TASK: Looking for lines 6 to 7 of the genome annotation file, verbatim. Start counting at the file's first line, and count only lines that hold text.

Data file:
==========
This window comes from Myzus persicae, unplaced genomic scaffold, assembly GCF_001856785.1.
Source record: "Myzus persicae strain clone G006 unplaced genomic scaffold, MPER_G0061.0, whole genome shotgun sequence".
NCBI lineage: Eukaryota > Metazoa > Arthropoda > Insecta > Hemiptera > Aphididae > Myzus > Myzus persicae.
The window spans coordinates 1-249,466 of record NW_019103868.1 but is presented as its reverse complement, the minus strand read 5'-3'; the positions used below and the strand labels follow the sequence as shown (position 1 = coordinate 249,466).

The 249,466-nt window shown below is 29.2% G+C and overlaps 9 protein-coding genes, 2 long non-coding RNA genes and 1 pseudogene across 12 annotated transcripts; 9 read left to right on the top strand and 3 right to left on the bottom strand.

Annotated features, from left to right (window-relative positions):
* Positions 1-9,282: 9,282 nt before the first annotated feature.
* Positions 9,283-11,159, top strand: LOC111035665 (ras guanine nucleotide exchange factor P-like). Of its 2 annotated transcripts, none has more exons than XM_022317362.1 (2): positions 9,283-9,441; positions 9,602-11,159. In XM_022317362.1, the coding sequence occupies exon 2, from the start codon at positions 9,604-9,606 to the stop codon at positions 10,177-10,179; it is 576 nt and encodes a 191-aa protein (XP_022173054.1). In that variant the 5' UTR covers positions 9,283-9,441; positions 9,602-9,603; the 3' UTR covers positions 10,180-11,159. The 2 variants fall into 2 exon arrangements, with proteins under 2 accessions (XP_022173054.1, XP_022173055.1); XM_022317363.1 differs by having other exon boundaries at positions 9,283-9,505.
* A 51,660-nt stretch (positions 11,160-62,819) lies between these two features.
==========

Annotated features, from left to right (window-relative positions):
* Positions 1-9,282: 9,282 nt before the first annotated feature.